The reader who casually examines Jonathan Brown’s amply illustrated volume will find it rewarding simply to view high-quality color reproductions of masterpieces of painting. One who studies the text alongside the illustrations, however, will find an informative and enlightening account of the artist whom Édouard Manet called the painter’s painter. Taken together, the text and illustrations represent a brief course in art appreciation. Writing with insight and authority, Brown explains how Diego Rodríguez de Silva y Velázquez developed from an apprentice in the shop of the pedestrian but cultured painter Francisco Pacheco into one of the world’s most original artists. With his expertise as an art historian, Brown enables the reader to appreciate Velázquez’s technical innovations; otherwise, techniques which later became commonplace might seem so in their original expression.
Velázquez, the greatest Spanish painter of the seventeenth century, produced approximately 150 paintings, a small number even by standards of his own day. His contemporary Rembrandt van Rijn left more than five hundred paintings and thousands of drawings. Brown lists ninety-eight surviving paintings attributed to Velázquez, seven additional ones in part by him, and nine as possibly by him. The matter of attribution, however, has not been finally settled, and most other authorities attribute a few more surviving paintings to the artist. Velázquez is perhaps best remembered for his equestrian portraits of Spanish royalty and nobility—paintings that juxtapose the dignity, poise, and composure of the self-assured human subjects to the dynamic horses, shown rearing or prancing. Yet his output was as varied as his talents were versatile. His diverse achievements include genre paintings (interior scenes of low life), landscapes, mythological and religious paintings, one battle painting, portraits of court figures, and group portraits of the royal family and courtiers.
More than forty of Velázquez’s paintings hang in the Museo del Prado in Madrid, and several others are found in other Spanish collections. Outside Spain, the National Gallery (London) and the Metropolitan Museum of Art (New York) hold several Velázquez masterpieces. Others are scattered in galleries throughout the United States and Europe—American holdings being found in the Museum of Fine Arts (Boston), the National Gallery (Washington), the Frick Collection (New York), the Kimbell Gallery (Fort Worth), and the Meadows Museum (Dallas).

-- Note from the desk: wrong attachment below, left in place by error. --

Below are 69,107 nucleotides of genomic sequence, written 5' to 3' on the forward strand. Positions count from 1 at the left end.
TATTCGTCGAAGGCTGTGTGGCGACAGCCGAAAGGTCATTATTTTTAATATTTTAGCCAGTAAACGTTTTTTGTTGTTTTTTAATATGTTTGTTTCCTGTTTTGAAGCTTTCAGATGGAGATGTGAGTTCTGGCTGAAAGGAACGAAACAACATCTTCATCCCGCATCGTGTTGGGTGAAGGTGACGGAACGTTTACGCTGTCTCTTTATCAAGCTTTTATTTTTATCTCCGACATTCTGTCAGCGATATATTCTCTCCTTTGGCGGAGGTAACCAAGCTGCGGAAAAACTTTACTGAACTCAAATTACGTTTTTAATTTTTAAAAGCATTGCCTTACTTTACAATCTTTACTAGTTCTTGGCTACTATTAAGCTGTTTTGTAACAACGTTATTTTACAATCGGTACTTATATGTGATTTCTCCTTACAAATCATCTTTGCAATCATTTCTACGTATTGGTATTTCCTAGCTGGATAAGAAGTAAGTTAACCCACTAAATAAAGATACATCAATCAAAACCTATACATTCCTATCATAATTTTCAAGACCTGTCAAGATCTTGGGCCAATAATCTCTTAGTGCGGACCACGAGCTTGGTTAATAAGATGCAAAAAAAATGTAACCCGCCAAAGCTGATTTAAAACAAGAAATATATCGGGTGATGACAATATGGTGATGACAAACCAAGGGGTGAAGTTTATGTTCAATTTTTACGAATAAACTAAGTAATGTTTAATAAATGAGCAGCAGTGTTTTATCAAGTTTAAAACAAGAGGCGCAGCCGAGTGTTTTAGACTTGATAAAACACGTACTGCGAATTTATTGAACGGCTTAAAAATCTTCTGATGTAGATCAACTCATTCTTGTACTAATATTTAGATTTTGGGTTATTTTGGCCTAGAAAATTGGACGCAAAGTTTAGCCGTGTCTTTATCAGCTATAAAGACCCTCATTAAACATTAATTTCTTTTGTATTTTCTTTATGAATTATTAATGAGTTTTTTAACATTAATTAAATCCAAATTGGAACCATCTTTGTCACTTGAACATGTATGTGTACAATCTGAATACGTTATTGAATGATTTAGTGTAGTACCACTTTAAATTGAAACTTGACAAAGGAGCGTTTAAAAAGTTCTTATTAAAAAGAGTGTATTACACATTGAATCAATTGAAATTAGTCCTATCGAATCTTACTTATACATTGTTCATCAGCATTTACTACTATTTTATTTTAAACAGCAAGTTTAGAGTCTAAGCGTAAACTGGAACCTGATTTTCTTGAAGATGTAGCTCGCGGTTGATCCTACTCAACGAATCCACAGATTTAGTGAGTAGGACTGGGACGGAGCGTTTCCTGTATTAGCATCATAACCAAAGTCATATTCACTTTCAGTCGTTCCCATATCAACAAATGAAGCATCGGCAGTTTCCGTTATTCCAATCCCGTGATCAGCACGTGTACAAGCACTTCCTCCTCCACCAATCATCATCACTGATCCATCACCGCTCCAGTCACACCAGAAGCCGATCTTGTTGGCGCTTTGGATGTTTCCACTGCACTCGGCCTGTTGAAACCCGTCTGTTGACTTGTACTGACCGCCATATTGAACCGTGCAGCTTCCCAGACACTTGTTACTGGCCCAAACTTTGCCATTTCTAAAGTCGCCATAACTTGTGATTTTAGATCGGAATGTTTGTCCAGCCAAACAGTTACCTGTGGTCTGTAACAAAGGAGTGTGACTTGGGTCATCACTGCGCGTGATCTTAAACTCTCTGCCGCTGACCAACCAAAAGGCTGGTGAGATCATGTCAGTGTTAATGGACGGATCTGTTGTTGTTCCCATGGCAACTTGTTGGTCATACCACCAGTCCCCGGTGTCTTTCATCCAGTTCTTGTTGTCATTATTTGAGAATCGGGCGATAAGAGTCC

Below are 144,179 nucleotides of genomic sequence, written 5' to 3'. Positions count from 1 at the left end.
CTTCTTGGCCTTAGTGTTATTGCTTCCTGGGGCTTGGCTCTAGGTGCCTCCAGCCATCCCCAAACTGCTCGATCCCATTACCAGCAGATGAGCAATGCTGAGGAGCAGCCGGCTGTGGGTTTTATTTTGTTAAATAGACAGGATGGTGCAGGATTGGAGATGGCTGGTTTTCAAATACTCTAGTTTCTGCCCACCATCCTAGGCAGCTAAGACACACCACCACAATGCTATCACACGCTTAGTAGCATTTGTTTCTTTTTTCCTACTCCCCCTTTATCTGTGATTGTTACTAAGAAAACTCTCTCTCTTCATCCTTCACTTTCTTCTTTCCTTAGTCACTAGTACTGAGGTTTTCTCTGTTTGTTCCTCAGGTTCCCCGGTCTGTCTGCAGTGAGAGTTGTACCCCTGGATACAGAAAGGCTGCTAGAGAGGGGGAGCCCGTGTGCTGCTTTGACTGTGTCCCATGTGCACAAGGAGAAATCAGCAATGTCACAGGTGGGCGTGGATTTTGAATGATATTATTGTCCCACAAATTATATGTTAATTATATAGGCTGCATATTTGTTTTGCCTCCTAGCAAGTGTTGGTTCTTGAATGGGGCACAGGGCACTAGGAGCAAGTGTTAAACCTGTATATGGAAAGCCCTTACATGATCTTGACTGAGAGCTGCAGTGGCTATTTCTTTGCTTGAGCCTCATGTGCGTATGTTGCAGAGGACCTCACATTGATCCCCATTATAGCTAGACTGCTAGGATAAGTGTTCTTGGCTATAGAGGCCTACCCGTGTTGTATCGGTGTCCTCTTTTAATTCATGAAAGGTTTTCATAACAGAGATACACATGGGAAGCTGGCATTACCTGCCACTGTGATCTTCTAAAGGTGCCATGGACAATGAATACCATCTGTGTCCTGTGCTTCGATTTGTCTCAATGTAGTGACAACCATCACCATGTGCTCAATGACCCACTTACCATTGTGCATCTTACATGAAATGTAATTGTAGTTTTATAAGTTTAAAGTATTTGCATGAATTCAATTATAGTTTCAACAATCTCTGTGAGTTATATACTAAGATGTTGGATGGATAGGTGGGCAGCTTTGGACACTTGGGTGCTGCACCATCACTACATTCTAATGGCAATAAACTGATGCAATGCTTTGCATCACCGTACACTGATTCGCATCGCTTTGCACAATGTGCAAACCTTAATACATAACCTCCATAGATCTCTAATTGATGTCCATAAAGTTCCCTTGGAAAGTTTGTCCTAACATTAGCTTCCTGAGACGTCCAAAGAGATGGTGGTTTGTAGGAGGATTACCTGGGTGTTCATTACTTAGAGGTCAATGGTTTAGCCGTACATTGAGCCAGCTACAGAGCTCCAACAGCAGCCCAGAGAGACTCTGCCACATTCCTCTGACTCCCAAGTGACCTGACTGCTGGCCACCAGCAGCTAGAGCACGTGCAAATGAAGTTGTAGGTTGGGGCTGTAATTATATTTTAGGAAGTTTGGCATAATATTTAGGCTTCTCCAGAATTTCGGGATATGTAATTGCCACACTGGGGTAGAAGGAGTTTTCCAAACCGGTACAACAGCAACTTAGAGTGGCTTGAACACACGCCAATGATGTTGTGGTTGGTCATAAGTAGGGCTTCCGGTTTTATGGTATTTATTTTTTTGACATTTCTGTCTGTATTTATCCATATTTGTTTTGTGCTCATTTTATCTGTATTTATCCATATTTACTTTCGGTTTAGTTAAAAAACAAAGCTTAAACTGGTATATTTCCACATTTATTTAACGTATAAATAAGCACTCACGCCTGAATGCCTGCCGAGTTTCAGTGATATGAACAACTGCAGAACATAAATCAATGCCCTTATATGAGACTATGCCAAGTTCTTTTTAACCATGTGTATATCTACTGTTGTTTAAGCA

Velázquez’s early work centered on religious, mythical, or genre paintings, employing a naturalistic technique championed by the Italian master Michelangelo da Caravaggio. This was a technique that made the mythic and religious personages lifelike, as if real models had been used, and avoided idealizing them. This departure from previous practice apparently pleased King Philip IV, for, after viewing a portrait Velázquez had completed on command, the King named him court painter. Thereafter, he spent the remainder of his life, the greater part of his productive career, in the King’s service.
The early paintings also reveal a tendency to use objects in the manner depicted by still-life paintings and to use the technique of chiaroscuro in the reception of light. In the paintings, one detects a careful but subtle treatment of shadows, which, as Velázquez knew, often retain hues of their original color. Velázquez went to Italy in 1629, where he spent nearly two years, and thereafter his paintings took on added vitality, marked by richer coloration and greater brightness.
To the reader who examines the illustrations with care, Brown’s book makes it clear just how masterful an artist Velázquez became. The 326 numbered plates—ninety-nine of them quality color prints—range from 2½-by-3-inch black-and-white reproductions to 13-by-20-inch centerfolds in full color. They include Velázquez’s paintings, details from the works, radiographs, and reproductions of the works of his contemporaries and predecessors, which serve to place his achievements in context. By placing illustrations throughout the text and close to the critical analysis, Brown accomplishes a kind of convenience not usually found in art criticism books, which tend to relegate the illustrations to one section. Further, Brown’s work enables the reader to study in detail the paintings of a master without traveling to galleries all over the world. Especially useful for careful analysis is the technique of presenting a color reproduction and then adding illustrations that show enlarged details. For the painting Forge of Vulcan (Madrid, Museo del Prado), Brown provides four color plates and one radiograph.
A significant portion of the analysis is devoted to Velázquez’s art of composition. Brown shows how he achieved a sense of perspective, balance, and realism without being entirely realistic. A good case in point is the famous Venus and Cupid, the “Rokeby” Venus (London, National Gallery). The painting depicts a beautiful but entirely realistic...
(The entire section is 2082 words.)